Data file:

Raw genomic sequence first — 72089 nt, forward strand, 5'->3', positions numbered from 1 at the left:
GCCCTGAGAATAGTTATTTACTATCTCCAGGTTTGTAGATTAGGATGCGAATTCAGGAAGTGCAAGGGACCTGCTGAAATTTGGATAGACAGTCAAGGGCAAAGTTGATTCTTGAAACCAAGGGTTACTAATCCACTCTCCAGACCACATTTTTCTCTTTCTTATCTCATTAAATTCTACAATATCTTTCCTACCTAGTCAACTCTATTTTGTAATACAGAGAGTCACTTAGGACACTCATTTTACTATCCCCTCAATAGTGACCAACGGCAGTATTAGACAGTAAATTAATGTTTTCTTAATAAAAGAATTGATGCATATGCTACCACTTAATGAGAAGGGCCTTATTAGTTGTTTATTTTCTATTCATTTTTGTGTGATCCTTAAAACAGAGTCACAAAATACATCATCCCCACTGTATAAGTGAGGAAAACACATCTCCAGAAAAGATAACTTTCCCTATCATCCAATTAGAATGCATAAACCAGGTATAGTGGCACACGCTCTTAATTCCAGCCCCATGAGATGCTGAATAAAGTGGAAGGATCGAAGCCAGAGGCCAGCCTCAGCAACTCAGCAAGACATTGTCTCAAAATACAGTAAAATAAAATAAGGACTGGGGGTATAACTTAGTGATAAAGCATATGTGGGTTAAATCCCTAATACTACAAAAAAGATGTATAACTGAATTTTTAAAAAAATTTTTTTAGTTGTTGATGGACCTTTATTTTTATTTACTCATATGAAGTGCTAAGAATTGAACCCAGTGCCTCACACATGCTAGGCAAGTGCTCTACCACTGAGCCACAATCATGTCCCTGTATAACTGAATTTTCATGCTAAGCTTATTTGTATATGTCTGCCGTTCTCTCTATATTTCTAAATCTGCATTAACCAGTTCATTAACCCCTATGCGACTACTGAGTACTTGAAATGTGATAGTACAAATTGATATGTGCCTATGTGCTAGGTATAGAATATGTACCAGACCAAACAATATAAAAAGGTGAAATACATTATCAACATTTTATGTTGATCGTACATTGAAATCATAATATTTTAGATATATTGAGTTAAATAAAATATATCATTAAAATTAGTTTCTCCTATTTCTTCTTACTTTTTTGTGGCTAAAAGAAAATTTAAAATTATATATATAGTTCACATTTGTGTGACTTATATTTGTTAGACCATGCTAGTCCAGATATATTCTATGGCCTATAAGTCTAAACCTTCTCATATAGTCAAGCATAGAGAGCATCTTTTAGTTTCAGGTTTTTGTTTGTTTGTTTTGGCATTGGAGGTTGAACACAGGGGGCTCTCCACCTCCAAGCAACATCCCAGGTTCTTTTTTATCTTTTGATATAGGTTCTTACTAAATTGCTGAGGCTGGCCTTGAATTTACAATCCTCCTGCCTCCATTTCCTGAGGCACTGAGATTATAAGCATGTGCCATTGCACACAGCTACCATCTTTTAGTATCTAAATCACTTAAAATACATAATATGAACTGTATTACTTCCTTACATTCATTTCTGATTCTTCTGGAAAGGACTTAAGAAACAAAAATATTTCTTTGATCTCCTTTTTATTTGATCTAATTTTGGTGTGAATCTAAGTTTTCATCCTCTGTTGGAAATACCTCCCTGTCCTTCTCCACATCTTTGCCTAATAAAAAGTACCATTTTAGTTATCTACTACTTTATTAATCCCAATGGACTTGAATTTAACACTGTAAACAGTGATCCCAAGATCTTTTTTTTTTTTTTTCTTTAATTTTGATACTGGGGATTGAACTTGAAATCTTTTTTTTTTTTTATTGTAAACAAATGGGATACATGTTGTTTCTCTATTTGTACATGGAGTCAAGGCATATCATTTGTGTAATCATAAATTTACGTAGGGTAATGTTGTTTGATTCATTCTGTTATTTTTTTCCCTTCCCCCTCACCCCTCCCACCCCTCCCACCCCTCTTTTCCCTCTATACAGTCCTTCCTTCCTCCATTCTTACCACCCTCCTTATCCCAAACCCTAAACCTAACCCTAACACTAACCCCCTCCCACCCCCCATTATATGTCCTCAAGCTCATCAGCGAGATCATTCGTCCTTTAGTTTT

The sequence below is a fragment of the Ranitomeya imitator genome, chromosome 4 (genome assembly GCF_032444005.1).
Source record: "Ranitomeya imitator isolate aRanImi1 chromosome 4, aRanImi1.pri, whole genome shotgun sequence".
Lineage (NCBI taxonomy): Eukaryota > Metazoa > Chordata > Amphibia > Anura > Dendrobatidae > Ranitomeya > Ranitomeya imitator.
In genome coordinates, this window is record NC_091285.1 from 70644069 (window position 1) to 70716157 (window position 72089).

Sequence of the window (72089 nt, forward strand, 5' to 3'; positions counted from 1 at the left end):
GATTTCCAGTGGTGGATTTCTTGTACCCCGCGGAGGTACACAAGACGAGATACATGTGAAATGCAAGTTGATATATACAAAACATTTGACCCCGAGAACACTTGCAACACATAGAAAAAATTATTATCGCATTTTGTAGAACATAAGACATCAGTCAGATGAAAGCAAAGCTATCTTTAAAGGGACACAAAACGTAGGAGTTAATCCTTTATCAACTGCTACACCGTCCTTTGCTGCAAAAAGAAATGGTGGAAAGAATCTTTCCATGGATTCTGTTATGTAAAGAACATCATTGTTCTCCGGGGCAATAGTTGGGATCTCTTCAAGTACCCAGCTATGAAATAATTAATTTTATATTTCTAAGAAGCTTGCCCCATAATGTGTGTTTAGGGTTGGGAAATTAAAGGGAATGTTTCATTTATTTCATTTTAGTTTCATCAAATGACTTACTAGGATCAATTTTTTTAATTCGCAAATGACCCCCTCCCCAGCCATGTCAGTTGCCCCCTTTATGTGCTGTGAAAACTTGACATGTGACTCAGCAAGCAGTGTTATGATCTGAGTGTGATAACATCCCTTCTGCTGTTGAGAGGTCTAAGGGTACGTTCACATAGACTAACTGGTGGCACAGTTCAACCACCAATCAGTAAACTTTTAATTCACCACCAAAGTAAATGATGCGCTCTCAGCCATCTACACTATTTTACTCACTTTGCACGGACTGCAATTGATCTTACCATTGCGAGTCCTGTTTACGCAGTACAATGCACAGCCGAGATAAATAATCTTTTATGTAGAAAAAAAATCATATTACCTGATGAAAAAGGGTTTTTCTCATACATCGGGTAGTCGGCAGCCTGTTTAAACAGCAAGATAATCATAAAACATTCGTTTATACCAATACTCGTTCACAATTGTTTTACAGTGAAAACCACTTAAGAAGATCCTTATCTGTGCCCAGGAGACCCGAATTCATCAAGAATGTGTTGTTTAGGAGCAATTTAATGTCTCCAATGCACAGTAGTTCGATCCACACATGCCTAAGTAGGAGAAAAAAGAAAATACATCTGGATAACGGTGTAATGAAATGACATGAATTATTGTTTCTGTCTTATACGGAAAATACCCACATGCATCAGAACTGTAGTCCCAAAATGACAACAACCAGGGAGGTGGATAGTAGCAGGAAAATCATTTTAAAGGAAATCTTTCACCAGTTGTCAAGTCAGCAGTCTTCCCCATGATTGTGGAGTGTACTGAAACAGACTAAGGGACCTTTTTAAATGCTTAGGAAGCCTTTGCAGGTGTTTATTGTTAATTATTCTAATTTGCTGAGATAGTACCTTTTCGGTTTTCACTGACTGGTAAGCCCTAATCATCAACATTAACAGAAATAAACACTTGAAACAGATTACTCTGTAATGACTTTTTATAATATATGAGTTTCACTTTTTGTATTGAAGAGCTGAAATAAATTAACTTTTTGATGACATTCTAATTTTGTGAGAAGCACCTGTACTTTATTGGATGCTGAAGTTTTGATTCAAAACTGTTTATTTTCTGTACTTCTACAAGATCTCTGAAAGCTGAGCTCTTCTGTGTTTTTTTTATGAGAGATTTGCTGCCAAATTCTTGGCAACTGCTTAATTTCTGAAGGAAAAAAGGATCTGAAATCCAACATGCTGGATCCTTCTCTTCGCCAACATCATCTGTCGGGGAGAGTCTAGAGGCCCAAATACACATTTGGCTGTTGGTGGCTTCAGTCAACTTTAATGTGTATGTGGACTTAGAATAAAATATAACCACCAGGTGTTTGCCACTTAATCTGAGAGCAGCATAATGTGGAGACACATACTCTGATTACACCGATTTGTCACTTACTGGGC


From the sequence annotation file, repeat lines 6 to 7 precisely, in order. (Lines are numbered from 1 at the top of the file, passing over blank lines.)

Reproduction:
In genome coordinates, this window is record NC_091285.1 from 70644069 (window position 1) to 70716157 (window position 72089).

Sequence of the window (72089 nt, forward strand, 5' to 3'; positions counted from 1 at the left end):